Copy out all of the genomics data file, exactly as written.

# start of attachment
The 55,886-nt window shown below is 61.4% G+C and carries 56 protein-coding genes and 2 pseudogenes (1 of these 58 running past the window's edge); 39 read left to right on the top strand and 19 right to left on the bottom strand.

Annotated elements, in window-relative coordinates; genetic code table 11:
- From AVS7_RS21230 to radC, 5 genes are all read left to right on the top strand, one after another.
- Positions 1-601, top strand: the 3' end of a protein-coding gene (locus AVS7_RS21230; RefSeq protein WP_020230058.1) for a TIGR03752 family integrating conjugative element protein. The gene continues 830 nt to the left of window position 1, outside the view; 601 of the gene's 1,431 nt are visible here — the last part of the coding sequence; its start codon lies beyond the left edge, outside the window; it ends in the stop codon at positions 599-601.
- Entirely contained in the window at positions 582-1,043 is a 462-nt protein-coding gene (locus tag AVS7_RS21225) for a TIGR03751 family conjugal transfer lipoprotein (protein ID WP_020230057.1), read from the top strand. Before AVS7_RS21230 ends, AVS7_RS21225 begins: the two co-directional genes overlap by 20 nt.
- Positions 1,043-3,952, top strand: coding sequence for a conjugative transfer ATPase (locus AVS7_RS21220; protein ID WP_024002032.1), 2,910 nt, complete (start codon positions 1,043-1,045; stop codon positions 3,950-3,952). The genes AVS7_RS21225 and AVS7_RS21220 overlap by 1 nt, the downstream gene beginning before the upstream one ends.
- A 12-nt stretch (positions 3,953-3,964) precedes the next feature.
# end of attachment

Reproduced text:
The 55,886-nt window shown below is 61.4% G+C and carries 56 protein-coding genes and 2 pseudogenes (1 of these 58 running past the window's edge); 39 read left to right on the top strand and 19 right to left on the bottom strand.

Annotated elements, in window-relative coordinates; genetic code table 11:
- From AVS7_RS21230 to radC, 5 genes are all read left to right on the top strand, one after another.
- Positions 1-601, top strand: the 3' end of a protein-coding gene (locus AVS7_RS21230; RefSeq protein WP_020230058.1) for a TIGR03752 family integrating conjugative element protein. The gene continues 830 nt to the left of window position 1, outside the view; 601 of the gene's 1,431 nt are visible here — the last part of the coding sequence; its start codon lies beyond the left edge, outside the window; it ends in the stop codon at positions 599-601.
- Entirely contained in the window at positions 582-1,043 is a 462-nt protein-coding gene (locus tag AVS7_RS21225) for a TIGR03751 family conjugal transfer lipoprotein (protein ID WP_020230057.1), read from the top strand. Before AVS7_RS21230 ends, AVS7_RS21225 begins: the two co-directional genes overlap by 20 nt.
- Positions 1,043-3,952, top strand: coding sequence for a conjugative transfer ATPase (locus AVS7_RS21220; protein ID WP_024002032.1), 2,910 nt, complete (start codon positions 1,043-1,045; stop codon positions 3,950-3,952). The genes AVS7_RS21225 and AVS7_RS21220 overlap by 1 nt, the downstream gene beginning before the upstream one ends.
- A 12-nt stretch (positions 3,953-3,964) precedes the next feature.